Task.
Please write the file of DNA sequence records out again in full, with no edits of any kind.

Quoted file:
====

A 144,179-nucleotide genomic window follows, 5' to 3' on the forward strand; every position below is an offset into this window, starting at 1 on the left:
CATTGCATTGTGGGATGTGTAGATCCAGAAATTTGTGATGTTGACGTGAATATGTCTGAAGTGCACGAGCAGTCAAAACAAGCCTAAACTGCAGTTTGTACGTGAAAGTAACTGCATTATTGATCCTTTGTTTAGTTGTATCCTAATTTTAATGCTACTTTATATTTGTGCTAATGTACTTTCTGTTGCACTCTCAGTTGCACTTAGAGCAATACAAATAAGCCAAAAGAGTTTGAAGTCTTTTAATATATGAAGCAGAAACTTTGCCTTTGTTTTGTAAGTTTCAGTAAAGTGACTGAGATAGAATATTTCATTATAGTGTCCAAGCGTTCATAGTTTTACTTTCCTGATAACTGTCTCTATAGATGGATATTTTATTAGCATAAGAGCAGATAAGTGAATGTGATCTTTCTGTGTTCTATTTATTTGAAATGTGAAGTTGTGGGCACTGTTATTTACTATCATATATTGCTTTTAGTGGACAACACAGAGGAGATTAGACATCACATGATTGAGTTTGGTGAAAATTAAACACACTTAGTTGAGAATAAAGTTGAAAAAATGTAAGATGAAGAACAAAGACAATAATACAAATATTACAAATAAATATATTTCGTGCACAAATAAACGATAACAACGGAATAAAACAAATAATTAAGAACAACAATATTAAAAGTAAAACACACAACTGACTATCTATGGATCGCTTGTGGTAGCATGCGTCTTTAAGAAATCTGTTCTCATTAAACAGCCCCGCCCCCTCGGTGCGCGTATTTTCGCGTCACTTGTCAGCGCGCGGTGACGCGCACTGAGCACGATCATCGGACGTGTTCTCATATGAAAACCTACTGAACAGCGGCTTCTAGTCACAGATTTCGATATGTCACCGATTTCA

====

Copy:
A 144,179-nucleotide genomic window follows, 5' to 3' on the forward strand; every position below is an offset into this window, starting at 1 on the left:
CATTGCATTGTGGGATGTGTAGATCCAGAAATTTGTGATGTTGACGTGAATATGTCTGAAGTGCACGAGCAGTCAAAACAAGCCTAAACTGCAGTTTGTACGTGAAAGTAACTGCATTATTGATCCTTTGTTTAGTTGTATCCTAATTTTAATGCTACTTTATATTTGTGCTAATGTACTTTCTGTTGCACTCTCAGTTGCACTTAGAGCAATACAAATAAGCCAAAAGAGTTTGAAGTCTTTTAATATATGAAGCAGAAACTTTGCCTTTGTTTTGTAAGTTTCAGTAAAGTGACTGAGATAGAATATTTCATTATAGTGTCCAAGCGTTCATAGTTTTACTTTCCTGATAACTGTCTCTATAGATGGATATTTTATTAGCATAAGAGCAGATAAGTGAATGTGATCTTTCTGTGTTCTATTTATTTGAAATGTGAAGTTGTGGGCACTGTTATTTACTATCATATATTGCTTTTAGTGGACAACACAGAGGAGATTAGACATCACATGATTGAGTTTGGTGAAAATTAAACACACTTAGTTGAGAATAAAGTTGAAAAAATGTAAGATGAAGAACAAAGACAATAATACAAATATTACAAATAAATATATTTCGTGCACAAATAAACGATAACAACGGAATAAAACAAATAATTAAGAACAACAATATTAAAAGTAAAACACACAACTGACTATCTATGGATCGCTTGTGGTAGCATGCGTCTTTAAGAAATCTGTTCTCATTAAACAGCCCCGCCCCCTCGGTGCGCGTATTTTCGCGTCACTTGTCAGCGCGCGGTGACGCGCACTGAGCACGATCATCGGACGTGTTCTCATATGAAAACCTACTGAACAGCGGCTTCTAGTCACAGATTTCGATATGTCACCGATTTCA